Offensive line trend continues

Offensive line trend continues

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Offensive line trend continues

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Estero offensive lineman Randy Hand started the trend when he signed with the University of Florida in 2002.Wildcats offensive lineman Derrick Morse continued it when he signed with the University of Miami the following year.Rutgers signed Estero offensive tackle Mike Gilmartin in 2004.

Now meet the next Estero offensive lineman who will likely go to a Division I-A school: Jerry Stanislawski.”He’s the next one in line,” Estero coach Bill Swats said.

The 6-foot-4, 250-pound Stanislawski has already received scholarship offers from the University of South Florida, Wake Forest and Florida International. Dozens of colleges have written to him.”Jerry is a little smaller than the other guys from our program to go to a Division I (school), but he’s a lot more athletic,” Swats said. “That’s hard to say because Randy Hand was very athletic.”Stanislawski, who was named the Wildcats’ captain, along with linebacker Keino Jumpp and running back Mike Hasson, runs the 40-yard dash in 4.9 seconds.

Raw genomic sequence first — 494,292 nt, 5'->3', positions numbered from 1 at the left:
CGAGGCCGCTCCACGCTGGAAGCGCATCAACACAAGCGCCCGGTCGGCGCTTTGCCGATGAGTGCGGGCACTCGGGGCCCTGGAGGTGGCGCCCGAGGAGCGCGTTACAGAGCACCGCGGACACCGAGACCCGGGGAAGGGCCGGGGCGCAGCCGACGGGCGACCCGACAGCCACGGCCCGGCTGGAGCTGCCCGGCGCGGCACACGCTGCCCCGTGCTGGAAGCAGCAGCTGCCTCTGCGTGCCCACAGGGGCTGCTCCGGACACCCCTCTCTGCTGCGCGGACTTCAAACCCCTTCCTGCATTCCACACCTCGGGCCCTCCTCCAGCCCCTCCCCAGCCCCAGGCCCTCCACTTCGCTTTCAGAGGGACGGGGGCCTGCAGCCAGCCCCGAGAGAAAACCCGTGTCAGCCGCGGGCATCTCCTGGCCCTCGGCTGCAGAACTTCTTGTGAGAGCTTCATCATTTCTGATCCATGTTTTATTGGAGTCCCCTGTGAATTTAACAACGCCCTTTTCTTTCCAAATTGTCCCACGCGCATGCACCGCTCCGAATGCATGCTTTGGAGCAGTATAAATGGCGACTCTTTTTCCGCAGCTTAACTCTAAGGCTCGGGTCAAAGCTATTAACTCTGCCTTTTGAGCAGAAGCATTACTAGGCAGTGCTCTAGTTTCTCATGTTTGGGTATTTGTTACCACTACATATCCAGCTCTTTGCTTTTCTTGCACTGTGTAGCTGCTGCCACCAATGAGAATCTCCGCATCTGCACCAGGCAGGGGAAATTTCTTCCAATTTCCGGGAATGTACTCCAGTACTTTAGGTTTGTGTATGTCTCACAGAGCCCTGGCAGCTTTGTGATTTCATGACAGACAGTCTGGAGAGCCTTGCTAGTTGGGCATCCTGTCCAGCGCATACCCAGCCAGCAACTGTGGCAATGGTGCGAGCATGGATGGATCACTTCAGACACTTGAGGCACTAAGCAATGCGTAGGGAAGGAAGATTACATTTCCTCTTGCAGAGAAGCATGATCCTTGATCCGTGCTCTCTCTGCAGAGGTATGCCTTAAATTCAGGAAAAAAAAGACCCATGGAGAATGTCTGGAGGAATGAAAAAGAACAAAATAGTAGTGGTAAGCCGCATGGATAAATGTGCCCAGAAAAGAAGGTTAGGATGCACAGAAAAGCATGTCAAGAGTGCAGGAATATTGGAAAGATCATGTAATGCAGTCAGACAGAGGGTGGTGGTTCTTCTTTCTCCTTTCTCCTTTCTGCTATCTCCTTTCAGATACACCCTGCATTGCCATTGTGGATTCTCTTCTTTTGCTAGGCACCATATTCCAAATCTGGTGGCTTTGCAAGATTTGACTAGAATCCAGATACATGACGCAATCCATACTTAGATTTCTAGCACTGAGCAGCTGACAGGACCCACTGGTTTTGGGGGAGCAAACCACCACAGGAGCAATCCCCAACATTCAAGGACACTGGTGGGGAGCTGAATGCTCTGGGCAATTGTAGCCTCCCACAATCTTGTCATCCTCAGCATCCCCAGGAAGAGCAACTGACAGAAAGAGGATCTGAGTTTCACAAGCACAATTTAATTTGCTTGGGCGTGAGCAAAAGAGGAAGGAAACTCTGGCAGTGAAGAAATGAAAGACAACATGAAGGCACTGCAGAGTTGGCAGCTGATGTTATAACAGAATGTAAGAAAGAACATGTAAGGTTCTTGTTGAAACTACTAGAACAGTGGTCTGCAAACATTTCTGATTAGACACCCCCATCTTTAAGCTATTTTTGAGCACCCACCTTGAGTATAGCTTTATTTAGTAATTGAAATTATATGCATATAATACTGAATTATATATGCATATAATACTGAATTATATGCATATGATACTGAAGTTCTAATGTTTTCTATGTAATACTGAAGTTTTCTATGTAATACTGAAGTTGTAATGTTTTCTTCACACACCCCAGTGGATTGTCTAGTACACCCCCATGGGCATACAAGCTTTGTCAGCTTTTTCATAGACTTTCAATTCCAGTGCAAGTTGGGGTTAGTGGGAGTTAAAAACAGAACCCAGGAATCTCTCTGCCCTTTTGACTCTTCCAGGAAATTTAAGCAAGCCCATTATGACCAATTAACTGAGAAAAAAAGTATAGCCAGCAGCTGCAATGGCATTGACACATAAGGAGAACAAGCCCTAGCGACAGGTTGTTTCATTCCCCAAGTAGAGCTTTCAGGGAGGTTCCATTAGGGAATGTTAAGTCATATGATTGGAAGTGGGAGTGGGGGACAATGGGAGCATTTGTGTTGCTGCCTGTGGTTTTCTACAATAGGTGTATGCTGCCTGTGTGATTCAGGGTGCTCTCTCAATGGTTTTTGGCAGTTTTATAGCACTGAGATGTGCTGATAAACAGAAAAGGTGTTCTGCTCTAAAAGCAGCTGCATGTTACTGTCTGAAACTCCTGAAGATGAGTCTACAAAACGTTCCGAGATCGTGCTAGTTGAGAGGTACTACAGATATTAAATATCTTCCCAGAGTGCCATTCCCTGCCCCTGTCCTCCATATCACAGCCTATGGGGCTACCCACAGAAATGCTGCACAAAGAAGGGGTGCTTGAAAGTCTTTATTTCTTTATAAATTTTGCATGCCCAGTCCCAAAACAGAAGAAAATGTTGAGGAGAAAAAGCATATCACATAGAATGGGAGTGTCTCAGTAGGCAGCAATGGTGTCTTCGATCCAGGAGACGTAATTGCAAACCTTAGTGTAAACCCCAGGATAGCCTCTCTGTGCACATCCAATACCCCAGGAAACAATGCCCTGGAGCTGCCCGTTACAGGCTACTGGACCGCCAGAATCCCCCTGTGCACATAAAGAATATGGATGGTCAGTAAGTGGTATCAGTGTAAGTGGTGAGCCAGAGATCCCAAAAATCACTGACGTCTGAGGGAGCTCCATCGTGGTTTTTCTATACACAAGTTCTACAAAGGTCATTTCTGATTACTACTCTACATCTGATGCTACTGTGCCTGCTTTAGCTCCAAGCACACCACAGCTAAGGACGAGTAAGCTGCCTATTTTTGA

He’s the team’s rabbit during practice. He lines up 10 yards ahead of Estero’s skill players and races them.”I usually beat them all,” Stanislawski said. “I’m pretty fast for a fat kid.”

Although he could play tight end in college, Stanislawski wants to play on the offensive line. He’ll pick a school after the season.So how does Estero keep pumping out solid offensive linemen?”Genetics,” Swats said. “Division I schools don’t take kids that are 6-feet and 240 pounds.

“Luckily, the last couple years we’ve had kids with good genetics.”Estero also puts its offensive linemen through a daily, rigorous training program that emphasizes on making them quicker and faster.

At least one more standout Wildcats offensive lineman is on the way. Michael Buxton, a 6-8, 312-pound junior, already has drawn some interest from Division I-A schools.”Next year, he’ll probably be a preseason All-American in all the major magazines,” Swats said.

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